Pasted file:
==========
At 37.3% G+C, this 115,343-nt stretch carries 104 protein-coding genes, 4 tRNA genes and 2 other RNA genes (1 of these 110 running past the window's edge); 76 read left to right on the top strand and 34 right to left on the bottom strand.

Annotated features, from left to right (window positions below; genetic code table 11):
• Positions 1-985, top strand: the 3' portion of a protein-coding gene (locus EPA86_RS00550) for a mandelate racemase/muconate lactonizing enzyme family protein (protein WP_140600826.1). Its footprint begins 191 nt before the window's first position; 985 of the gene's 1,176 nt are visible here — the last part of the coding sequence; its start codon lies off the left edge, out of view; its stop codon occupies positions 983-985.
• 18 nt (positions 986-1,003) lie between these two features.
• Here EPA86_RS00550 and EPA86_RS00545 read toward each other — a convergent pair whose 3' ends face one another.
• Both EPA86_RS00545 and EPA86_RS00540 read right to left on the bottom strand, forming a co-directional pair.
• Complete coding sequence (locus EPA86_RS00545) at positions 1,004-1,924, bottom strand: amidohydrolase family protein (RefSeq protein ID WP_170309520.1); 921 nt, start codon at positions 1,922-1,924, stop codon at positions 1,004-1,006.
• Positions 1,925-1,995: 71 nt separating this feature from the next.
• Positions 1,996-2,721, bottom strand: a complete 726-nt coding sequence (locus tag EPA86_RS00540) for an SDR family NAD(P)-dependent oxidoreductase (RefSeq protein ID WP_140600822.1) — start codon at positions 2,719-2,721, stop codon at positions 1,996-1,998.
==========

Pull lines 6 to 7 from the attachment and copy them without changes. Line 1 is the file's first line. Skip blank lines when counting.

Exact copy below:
• Both EPA86_RS00545 and EPA86_RS00540 read right to left on the bottom strand, forming a co-directional pair.
• Complete coding sequence (locus EPA86_RS00545) at positions 1,004-1,924, bottom strand: amidohydrolase family protein (RefSeq protein ID WP_170309520.1); 921 nt, start codon at positions 1,922-1,924, stop codon at positions 1,004-1,006.